Growth: A Hard Habit to Break

By Prof. Dr. Felix Ekardt
03:15 PM, June 24, 2016

If we are to take the Paris Agreement on climate change seriously, growth-driven society is on the way out. But greed is part of the human condition, and no one knows what life without growth would be like.

In December 2015, countries around the world agreed to a new global climate treaty. The legal details are vague, but the overarching objective is clear and binding. The Paris Agreement stipulates that global warming be limited to well below 2 degrees Celsius. For an industrialized country such as Germany, which has high per capita emissions, the IPCC estimates that this would mean 95 percent fewer greenhouse gas emissions by 2040.

The Paris Agreement targets a further limit of 1.5 degrees Celsius. The changes required to achieve this would have to happen even faster; developing countries would have to press ahead with these in the near term as well. The Paris targets are absolutely welcome, considering that the consequences of climate change threaten all of humanity. But what no one admits is that their implementation will likely lead to a world without growth.

Protecting the climate and perpetuating growth can go hand in hand if we replace the fossil fuels we use for electricity, heating, fuel, and fertilizer by relying solely on technical options such as renewable energies and energy efficiency. New technology can be sold and growth achieved in this way. But technology alone will hardly get us to the aforementioned targets – even though, of course, no one can predict this today with any certainty. The challenge is simply too great.

Tidy emissions projections

Moreover, as our technology improves, our level of wealth rises, creating more emissions to deal with. We also lack effective technological solutions for some of the sources of emissions, such as agriculture. In addition, previous statistics and forecasts are based on tidily estimated projections. Industrialized countries such as Germany are supposedly reducing emissions, but in reality, the emissions from our way of life are increasing. We are simply shifting them onto developing countries, since this is increasingly where our consumer goods are coming from.

Furthermore, all of this talk about climate is one-sided: Other environmental problems such as the degradation of soil and ecosystems pose just as much of a long-term, existential risk to humanity and need to be addressed at the same time. The solution is obvious: Give more space to nature. Technology alone is not enough for these problems, even less so than it is for the climate. Consequently, under the Paris Agreement, part of protecting the environment is about leading a more frugal lifestyle, in addition to using green technology. It is not enough just to drive more-efficient cars – we have to walk places more often, or go by bike, bus, or train. Cosmetic fixes such as massive reforestation to bind greenhouse gases will do almost nothing to remedy this inconvenient truth; their scale would have to be enormous if we are to substantially reduce emissions that way.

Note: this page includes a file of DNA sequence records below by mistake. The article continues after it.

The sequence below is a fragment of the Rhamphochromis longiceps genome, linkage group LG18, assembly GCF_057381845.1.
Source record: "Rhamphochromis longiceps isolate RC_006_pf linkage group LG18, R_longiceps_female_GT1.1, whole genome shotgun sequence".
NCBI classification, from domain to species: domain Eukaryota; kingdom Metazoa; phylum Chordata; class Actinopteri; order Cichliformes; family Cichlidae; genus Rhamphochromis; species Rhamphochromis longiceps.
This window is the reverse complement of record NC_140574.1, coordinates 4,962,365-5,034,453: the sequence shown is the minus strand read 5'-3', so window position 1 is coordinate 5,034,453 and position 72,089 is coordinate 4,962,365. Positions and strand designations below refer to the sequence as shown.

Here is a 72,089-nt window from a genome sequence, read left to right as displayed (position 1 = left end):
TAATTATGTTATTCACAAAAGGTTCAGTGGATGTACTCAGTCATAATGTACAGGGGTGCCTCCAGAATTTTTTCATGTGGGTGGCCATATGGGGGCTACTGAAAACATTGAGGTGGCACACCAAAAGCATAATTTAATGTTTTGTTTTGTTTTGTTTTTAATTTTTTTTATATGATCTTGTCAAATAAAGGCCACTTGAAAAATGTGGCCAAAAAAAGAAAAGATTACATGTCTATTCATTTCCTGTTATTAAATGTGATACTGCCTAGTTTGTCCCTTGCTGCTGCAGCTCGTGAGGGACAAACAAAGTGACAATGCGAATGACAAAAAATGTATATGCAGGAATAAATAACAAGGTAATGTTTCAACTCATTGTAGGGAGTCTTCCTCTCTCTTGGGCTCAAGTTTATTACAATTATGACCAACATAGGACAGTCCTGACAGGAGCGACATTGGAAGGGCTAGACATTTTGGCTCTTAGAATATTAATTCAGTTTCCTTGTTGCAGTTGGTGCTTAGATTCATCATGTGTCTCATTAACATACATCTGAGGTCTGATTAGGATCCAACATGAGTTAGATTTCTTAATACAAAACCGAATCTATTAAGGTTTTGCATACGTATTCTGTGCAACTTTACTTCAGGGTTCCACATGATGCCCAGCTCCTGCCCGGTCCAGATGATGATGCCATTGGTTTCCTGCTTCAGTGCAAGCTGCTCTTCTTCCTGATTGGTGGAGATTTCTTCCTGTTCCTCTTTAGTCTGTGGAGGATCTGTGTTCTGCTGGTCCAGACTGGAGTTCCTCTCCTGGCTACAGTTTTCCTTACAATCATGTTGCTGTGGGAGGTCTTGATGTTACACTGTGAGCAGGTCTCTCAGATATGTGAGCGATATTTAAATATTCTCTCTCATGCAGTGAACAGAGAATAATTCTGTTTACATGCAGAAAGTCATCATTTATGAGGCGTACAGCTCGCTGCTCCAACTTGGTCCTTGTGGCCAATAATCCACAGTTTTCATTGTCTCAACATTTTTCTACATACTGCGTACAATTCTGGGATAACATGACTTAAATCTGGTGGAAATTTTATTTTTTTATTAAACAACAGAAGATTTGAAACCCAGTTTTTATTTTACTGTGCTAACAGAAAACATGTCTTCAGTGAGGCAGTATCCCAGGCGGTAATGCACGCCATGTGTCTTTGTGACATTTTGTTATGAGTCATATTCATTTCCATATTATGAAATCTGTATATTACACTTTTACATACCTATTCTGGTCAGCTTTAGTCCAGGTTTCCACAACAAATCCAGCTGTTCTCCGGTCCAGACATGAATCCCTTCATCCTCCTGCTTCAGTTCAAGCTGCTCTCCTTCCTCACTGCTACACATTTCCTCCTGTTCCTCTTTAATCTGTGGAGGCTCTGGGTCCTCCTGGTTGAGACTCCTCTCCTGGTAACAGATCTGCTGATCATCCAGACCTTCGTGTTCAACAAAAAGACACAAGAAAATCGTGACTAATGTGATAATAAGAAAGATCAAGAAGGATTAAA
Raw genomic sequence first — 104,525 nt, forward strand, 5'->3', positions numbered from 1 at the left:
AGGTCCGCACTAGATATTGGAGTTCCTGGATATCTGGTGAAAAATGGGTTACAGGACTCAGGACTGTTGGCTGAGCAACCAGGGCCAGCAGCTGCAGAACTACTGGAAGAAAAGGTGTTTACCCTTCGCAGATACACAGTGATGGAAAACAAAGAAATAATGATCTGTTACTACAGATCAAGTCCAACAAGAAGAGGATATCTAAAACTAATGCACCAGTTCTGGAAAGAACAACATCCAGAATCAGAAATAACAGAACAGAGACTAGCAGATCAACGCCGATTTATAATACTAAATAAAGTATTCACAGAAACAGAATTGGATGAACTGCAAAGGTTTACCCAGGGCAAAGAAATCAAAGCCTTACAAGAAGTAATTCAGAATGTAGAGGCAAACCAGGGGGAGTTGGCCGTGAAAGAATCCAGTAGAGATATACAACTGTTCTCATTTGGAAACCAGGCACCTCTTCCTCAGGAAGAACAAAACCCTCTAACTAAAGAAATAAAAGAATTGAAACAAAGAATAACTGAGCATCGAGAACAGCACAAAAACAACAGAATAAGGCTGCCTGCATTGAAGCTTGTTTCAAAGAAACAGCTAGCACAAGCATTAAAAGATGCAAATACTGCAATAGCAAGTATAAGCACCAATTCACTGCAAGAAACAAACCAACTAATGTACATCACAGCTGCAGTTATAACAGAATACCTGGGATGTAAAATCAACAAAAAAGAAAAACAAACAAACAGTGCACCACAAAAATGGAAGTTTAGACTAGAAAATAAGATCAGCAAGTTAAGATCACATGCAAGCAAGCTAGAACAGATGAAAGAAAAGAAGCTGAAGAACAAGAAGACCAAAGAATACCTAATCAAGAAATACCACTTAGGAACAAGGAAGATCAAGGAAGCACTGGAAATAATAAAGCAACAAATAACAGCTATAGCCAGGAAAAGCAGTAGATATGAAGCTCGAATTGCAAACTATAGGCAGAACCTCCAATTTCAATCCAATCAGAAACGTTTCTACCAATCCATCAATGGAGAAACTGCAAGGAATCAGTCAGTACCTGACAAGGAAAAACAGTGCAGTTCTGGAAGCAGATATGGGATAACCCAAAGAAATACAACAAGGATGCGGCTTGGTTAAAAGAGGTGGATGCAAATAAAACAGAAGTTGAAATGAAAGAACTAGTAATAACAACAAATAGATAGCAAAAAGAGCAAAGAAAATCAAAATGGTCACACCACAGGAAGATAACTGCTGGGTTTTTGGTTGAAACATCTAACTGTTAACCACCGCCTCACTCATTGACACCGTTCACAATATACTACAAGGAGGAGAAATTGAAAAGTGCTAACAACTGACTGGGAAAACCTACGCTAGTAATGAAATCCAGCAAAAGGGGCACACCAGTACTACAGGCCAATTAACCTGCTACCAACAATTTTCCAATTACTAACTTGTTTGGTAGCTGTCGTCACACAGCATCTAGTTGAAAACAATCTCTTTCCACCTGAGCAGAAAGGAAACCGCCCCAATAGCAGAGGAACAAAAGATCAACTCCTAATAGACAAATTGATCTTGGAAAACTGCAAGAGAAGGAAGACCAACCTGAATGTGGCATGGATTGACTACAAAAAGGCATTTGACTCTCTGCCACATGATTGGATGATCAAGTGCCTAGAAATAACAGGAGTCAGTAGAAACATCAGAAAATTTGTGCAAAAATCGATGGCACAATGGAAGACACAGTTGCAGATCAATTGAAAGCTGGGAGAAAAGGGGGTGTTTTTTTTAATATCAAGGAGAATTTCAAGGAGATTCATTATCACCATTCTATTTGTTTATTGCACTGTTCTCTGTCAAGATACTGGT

Emissions-free nuclear energy is no solution either. The risk of such facilities being attacked by terrorists is uncontrollable, at the very least, and their costs are exorbitant. The German debate over nuclear waste demonstrates precisely this fact. And if, rather than embracing undesirable frugality, experts suggest removing greenhouse gases from the atmosphere through methods such as seeding the oceans or carbon capture and carbon storage, we face the threat of equally incalculable risks and exorbitant costs.

More frugality

The shift to a more sustainable society, therefore, will not work unless we also shift our way of life. We need to consume less. But then less will be sold: significantly fewer leisure flights, and fewer cars. This implies that the end of the growth-driven society is upon us, first and foremost in those industrialized countries that are called upon to make progress on climate change under the Paris Agreement. Neither will we get away with visions of a purely service-oriented world without any environmental footprint: Services such as flights and IT technologies also use a good deal of resources.